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Designing and implementing financial literacy programs


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Adele Atkinson, PhD, OECD Policy Analyst,
Financial Education and Consumer Protection Unit, presentation from the workshop launching the Financial Education Financial Literacy Program in the Russian Federation, Moscow, April 4, 2011

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Designing and implementing financial literacy programs

  1. 1. Designing and implementing financial literacy programs !Adele Atkinson, PhDPolicy AnalystFinancial Education andConsumer Protection Unit 10th March 2011
  2. 2. What role for financial education?!•  When a consumer interacts with financial services, they need to be both protected and informed•  Consumer protection and harmonised prudential frameworks are essential to promote trust in the markets and safeguard individuals•  Financial education helps individuals make informed decisions 2
  3. 3. High level principles on financial education! •  Government leadership ensures credibility •  Coordination at national level: ideally through a national strategy •  Responsible involvement of private sector & public private partnerships •  Bottom up and top down approaches •  Start early and in schools •  Ensure sufficient resources •  Evaluate 3
  4. 4. Implementation!A national strategy provides the best opportunity to apply these principles, ensuring:•  National recognition of the issues•  An agreed vision of the solutions, intended benefits and wider, economic implications•  Scale – reaching enough people to have a national impact and doing so on a scale that reduces unit cost 4
  5. 5. First steps !•  Identify the issues at national level •  Data (surveys, consumer complaints, financial difficulties)•  Map existing resources and initiatives to avoid duplication: •  Who are the providers? •  What materials and pedagogical tools do they use? •  Have they identified efficient practices? •  Where are the gaps? 5
  6. 6. Design appropriate programmes !Take financial education to the public:•  Make it easy to access, appealing, engaging•  Use trusted sources; publicise well•  Tap into teachable moments to reduce the time between teaching and action•  Use environments that support learning•  Incorporate financial education widely•  Use simple and engaging messages and tools•  Provide participants with goals or a plan of action to change behaviour 6
  7. 7. The importance of evaluation!Evaluation and Monitoring go hand-in-hand (Good) evaluation can tell you whether: •  Particular programmes have been effective •  The same programmes could continue to be effective with new audiences •  Certain programmes meet a specific objective more effectively or efficiently than others •  Certain objectives are better met by other means 7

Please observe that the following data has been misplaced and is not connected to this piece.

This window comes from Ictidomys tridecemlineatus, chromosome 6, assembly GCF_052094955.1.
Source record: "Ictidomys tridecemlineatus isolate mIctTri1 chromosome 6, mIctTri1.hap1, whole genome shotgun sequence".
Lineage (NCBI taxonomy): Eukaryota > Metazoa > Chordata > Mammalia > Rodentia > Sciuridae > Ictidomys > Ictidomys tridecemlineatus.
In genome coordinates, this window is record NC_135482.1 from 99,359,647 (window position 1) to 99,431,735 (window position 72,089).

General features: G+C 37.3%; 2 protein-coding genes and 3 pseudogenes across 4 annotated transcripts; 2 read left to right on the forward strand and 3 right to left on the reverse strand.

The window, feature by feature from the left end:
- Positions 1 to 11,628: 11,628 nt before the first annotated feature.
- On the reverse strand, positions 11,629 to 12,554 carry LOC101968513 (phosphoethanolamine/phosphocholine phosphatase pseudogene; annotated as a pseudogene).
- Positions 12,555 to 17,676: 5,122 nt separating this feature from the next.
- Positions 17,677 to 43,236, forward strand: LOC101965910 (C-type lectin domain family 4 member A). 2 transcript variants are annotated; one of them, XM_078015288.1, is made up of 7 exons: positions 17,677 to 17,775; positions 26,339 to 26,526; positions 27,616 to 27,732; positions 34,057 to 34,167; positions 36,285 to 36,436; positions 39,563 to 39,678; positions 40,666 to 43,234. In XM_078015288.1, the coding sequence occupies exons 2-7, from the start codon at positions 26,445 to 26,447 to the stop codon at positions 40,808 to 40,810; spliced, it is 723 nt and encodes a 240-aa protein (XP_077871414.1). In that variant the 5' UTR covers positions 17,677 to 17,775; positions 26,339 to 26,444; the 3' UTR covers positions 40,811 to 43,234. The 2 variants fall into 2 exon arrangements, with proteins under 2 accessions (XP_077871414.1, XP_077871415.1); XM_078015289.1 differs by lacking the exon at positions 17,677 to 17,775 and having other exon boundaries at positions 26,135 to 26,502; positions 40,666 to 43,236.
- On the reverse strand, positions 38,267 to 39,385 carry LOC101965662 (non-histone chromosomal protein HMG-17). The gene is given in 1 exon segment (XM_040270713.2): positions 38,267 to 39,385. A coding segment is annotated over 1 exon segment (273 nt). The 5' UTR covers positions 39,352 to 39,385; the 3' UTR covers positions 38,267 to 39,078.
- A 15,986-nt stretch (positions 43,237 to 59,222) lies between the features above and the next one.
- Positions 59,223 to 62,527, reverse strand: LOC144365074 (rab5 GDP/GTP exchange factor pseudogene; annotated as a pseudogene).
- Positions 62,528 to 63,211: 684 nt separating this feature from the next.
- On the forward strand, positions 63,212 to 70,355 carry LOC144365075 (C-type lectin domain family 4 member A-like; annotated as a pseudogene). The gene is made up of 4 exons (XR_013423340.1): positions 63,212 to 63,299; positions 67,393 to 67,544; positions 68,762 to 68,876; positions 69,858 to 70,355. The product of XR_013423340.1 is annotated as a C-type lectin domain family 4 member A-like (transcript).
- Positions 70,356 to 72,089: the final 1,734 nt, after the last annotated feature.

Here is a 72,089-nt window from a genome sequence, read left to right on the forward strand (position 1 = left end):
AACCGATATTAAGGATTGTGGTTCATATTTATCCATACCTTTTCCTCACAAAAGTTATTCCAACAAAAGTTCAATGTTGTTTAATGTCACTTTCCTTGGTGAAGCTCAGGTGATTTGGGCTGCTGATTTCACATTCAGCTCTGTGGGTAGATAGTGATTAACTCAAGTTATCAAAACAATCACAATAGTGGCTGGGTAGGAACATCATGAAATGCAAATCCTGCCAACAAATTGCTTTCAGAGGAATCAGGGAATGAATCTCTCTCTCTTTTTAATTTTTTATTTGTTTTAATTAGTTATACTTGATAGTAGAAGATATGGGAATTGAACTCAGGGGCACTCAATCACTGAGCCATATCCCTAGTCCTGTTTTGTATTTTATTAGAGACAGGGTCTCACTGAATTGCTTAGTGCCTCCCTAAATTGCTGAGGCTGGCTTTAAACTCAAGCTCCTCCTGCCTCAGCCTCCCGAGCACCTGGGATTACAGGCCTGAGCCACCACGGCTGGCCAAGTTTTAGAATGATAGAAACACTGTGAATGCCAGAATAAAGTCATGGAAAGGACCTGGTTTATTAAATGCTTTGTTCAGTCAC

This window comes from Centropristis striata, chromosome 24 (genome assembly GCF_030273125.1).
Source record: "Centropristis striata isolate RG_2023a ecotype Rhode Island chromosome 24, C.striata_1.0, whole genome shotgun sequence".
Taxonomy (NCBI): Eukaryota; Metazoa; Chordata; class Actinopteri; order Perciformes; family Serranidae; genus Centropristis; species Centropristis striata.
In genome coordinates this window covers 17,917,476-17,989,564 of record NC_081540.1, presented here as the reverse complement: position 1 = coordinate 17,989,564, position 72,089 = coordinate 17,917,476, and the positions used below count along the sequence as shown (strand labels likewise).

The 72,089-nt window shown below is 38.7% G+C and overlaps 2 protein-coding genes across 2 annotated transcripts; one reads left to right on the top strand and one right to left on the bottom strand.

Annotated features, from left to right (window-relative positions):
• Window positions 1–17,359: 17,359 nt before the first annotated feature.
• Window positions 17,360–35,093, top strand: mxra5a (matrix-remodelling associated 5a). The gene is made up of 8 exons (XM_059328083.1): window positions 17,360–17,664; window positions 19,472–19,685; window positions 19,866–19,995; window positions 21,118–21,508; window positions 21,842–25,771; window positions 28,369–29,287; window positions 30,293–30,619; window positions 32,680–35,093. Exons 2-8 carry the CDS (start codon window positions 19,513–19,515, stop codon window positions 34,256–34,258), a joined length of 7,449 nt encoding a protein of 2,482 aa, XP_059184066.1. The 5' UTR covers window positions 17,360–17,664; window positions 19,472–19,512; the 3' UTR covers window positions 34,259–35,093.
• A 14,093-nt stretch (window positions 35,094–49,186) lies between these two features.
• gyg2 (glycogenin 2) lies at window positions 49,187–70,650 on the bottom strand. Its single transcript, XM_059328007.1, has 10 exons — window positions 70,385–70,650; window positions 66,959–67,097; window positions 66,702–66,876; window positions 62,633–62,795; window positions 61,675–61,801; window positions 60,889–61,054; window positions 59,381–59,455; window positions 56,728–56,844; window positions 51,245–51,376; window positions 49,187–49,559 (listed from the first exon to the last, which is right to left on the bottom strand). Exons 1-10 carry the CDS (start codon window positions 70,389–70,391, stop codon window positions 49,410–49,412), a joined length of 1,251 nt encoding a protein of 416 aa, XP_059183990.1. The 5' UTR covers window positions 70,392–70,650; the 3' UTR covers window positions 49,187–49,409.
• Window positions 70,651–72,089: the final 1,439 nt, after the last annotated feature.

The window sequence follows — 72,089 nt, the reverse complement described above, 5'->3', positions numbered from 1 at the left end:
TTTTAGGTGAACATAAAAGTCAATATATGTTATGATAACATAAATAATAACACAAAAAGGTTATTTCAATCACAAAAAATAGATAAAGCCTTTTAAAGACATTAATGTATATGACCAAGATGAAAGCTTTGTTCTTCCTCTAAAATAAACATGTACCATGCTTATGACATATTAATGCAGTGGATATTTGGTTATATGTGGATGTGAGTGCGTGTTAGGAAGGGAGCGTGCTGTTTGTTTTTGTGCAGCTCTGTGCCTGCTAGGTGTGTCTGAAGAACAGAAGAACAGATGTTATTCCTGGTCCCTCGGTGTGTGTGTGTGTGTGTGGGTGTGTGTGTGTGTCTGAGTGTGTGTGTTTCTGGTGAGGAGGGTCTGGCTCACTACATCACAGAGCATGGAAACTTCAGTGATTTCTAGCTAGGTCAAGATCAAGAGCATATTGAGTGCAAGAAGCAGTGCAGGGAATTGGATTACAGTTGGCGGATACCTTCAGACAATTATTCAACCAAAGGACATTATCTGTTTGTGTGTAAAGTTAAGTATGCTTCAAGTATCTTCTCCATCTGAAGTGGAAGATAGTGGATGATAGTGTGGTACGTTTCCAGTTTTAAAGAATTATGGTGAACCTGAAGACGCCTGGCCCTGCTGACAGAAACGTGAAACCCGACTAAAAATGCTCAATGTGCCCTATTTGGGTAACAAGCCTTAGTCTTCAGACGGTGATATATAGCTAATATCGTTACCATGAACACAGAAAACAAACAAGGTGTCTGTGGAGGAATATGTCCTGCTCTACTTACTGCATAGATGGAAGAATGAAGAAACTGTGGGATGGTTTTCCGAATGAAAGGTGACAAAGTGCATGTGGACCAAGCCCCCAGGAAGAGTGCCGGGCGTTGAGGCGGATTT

8. 8. Evaluation is not widespread!There are a number of hurdles:•  Willingness to scrutinise provision and potentially identify ‘weaknesses’•  The variations in design, delivery and content of financial education provision•  The range of target audiences•  The skills and experience of potential evaluators•  The money, time and other resources needed to undertake evaluation 8
  9. 9. Evaluation and the OECD INFE!The INFE has therefore developed:•  A summary of existing evaluation evidence•  A critique of current evaluation practice•  Guides for designing and implementing robust financial education evaluations*•  General principles on evaluation – to be developed into OECD recommendations•  A dedicated area on the secure website to discuss evaluation issues 9
  10. 10. Detailed Guide!A 14 page guide with case studies, explaining:•  What evaluation is•  How it fits with programme objectives•  The steps involved: – Planning – Implementing – Reporting and using findings•  Various additional considerations•  Where to find evaluation resources 10 3/49/47220488.pdf
  11. 11. Guide to Evaluation! And a 5 page guide as a reminder to>•  Plan the evaluation carefully•  Find a reliable evaluator who …. i.  Matches methods to objectives; using existing tools where possible ii.  Considers who should participate, ensures confidentiality iii.  Analyses the results cautiously iv.  Reports the findings objectively•  Use the results 11 3/47/47220527.pdf
  12. 12. Some key take-home points !•  Significant sums of money are spent on programmes that may be inefficient•  A good evaluation will be cost-effective•  Think carefully about what you expect•  If resources are limited, prioritise: evaluate one aspect of the programme robustly, don’t try to do too much at once•  Seek objective outcome measures linked to the aims of the programme 12
  13. 13. Thank you!!Comments and questions are welcome 13